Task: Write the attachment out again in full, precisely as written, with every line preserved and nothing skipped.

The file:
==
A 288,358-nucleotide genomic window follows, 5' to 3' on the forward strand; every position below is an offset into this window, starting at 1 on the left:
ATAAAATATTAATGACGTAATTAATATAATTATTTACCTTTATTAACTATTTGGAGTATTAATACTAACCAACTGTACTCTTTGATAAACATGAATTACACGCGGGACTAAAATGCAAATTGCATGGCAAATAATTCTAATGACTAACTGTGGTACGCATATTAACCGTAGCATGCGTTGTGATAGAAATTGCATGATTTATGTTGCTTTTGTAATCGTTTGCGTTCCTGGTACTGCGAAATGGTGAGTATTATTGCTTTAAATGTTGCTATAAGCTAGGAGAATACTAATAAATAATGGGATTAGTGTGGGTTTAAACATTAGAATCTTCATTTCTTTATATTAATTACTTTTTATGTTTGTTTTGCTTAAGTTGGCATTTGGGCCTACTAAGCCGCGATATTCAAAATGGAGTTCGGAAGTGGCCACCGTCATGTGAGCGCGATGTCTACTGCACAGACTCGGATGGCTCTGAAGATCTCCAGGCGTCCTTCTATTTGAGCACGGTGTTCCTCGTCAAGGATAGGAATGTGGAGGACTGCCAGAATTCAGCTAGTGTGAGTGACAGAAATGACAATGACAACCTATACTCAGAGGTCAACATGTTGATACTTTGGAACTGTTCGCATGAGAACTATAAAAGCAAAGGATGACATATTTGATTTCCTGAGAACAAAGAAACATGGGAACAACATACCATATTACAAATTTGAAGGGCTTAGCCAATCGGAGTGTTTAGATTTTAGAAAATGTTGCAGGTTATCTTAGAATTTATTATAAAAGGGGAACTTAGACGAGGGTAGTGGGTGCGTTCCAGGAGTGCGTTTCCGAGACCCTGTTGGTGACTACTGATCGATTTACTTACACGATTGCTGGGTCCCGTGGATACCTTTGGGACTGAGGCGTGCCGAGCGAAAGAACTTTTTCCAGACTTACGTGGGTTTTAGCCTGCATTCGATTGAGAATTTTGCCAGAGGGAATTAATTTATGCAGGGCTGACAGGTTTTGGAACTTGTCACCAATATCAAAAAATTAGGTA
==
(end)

A 288,358-nucleotide genomic window follows, 5' to 3' on the forward strand; every position below is an offset into this window, starting at 1 on the left:
ATAAAATATTAATGACGTAATTAATATAATTATTTACCTTTATTAACTATTTGGAGTATTAATACTAACCAACTGTACTCTTTGATAAACATGAATTACACGCGGGACTAAAATGCAAATTGCATGGCAAATAATTCTAATGACTAACTGTGGTACGCATATTAACCGTAGCATGCGTTGTGATAGAAATTGCATGATTTATGTTGCTTTTGTAATCGTTTGCGTTCCTGGTACTGCGAAATGGTGAGTATTATTGCTTTAAATGTTGCTATAAGCTAGGAGAATACTAATAAATAATGGGATTAGTGTGGGTTTAAACATTAGAATCTTCATTTCTTTATATTAATTACTTTTTATGTTTGTTTTGCTTAAGTTGGCATTTGGGCCTACTAAGCCGCGATATTCAAAATGGAGTTCGGAAGTGGCCACCGTCATGTGAGCGCGATGTCTACTGCACAGACTCGGATGGCTCTGAAGATCTCCAGGCGTCCTTCTATTTGAGCACGGTGTTCCTCGTCAAGGATAGGAATGTGGAGGACTGCCAGAATTCAGCTAGTGTGAGTGACAGAAATGACAATGACAACCTATACTCAGAGGTCAACATGTTGATACTTTGGAACTGTTCGCATGAGAACTATAAAAGCAAAGGATGACATATTTGATTTCCTGAGAACAAAGAAACATGGGAACAACATACCATATTACAAATTTGAAGGGCTTAGCCAATCGGAGTGTTTAGATTTTAGAAAATGTTGCAGGTTATCTTAGAATTTATTATAAAAGGGGAACTTAGACGAGGGTAGTGGGTGCGTTCCAGGAGTGCGTTTCCGAGACCCTGTTGGTGACTACTGATCGATTTACTTACACGATTGCTGGGTCCCGTGGATACCTTTGGGACTGAGGCGTGCCGAGCGAAAGAACTTTTTCCAGACTTACGTGGGTTTTAGCCTGCATTCGATTGAGAATTTTGCCAGAGGGAATTAATTTATGCAGGGCTGACAGGTTTTGGAACTTGTCACCAATATCAAAAAATTAGGTA